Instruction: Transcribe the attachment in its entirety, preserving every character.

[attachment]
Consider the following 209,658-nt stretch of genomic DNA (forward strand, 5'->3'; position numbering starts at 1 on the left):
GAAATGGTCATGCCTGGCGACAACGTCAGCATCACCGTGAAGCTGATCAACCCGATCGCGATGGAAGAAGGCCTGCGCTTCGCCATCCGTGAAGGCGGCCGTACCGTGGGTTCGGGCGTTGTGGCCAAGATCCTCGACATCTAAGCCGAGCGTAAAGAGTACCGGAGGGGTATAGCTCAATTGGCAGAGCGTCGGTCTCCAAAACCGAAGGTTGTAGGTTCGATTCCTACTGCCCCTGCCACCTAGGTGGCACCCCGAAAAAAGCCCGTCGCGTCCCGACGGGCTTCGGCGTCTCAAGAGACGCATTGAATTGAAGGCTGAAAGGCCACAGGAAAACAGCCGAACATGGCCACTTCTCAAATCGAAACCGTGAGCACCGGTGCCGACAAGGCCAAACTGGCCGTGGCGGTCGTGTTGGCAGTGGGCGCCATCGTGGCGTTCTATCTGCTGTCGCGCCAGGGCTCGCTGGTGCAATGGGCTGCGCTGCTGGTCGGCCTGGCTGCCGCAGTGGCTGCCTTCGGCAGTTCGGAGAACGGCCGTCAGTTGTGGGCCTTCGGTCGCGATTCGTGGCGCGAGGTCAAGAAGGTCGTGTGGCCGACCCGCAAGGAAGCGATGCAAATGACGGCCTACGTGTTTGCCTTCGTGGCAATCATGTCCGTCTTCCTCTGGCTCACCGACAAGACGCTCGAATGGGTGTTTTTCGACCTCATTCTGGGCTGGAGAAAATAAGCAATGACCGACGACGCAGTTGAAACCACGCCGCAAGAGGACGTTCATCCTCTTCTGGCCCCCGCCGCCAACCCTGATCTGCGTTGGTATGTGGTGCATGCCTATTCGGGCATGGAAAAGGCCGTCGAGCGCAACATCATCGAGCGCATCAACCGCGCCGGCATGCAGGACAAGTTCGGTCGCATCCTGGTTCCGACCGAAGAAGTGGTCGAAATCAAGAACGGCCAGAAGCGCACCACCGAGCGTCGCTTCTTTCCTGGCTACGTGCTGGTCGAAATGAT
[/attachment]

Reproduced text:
Consider the following 209,658-nt stretch of genomic DNA (forward strand, 5'->3'; position numbering starts at 1 on the left):
GAAATGGTCATGCCTGGCGACAACGTCAGCATCACCGTGAAGCTGATCAACCCGATCGCGATGGAAGAAGGCCTGCGCTTCGCCATCCGTGAAGGCGGCCGTACCGTGGGTTCGGGCGTTGTGGCCAAGATCCTCGACATCTAAGCCGAGCGTAAAGAGTACCGGAGGGGTATAGCTCAATTGGCAGAGCGTCGGTCTCCAAAACCGAAGGTTGTAGGTTCGATTCCTACTGCCCCTGCCACCTAGGTGGCACCCCGAAAAAAGCCCGTCGCGTCCCGACGGGCTTCGGCGTCTCAAGAGACGCATTGAATTGAAGGCTGAAAGGCCACAGGAAAACAGCCGAACATGGCCACTTCTCAAATCGAAACCGTGAGCACCGGTGCCGACAAGGCCAAACTGGCCGTGGCGGTCGTGTTGGCAGTGGGCGCCATCGTGGCGTTCTATCTGCTGTCGCGCCAGGGCTCGCTGGTGCAATGGGCTGCGCTGCTGGTCGGCCTGGCTGCCGCAGTGGCTGCCTTCGGCAGTTCGGAGAACGGCCGTCAGTTGTGGGCCTTCGGTCGCGATTCGTGGCGCGAGGTCAAGAAGGTCGTGTGGCCGACCCGCAAGGAAGCGATGCAAATGACGGCCTACGTGTTTGCCTTCGTGGCAATCATGTCCGTCTTCCTCTGGCTCACCGACAAGACGCTCGAATGGGTGTTTTTCGACCTCATTCTGGGCTGGAGAAAATAAGCAATGACCGACGACGCAGTTGAAACCACGCCGCAAGAGGACGTTCATCCTCTTCTGGCCCCCGCCGCCAACCCTGATCTGCGTTGGTATGTGGTGCATGCCTATTCGGGCATGGAAAAGGCCGTCGAGCGCAACATCATCGAGCGCATCAACCGCGCCGGCATGCAGGACAAGTTCGGTCGCATCCTGGTTCCGACCGAAGAAGTGGTCGAAATCAAGAACGGCCAGAAGCGCACCACCGAGCGTCGCTTCTTTCCTGGCTACGTGCTGGTCGAAATGAT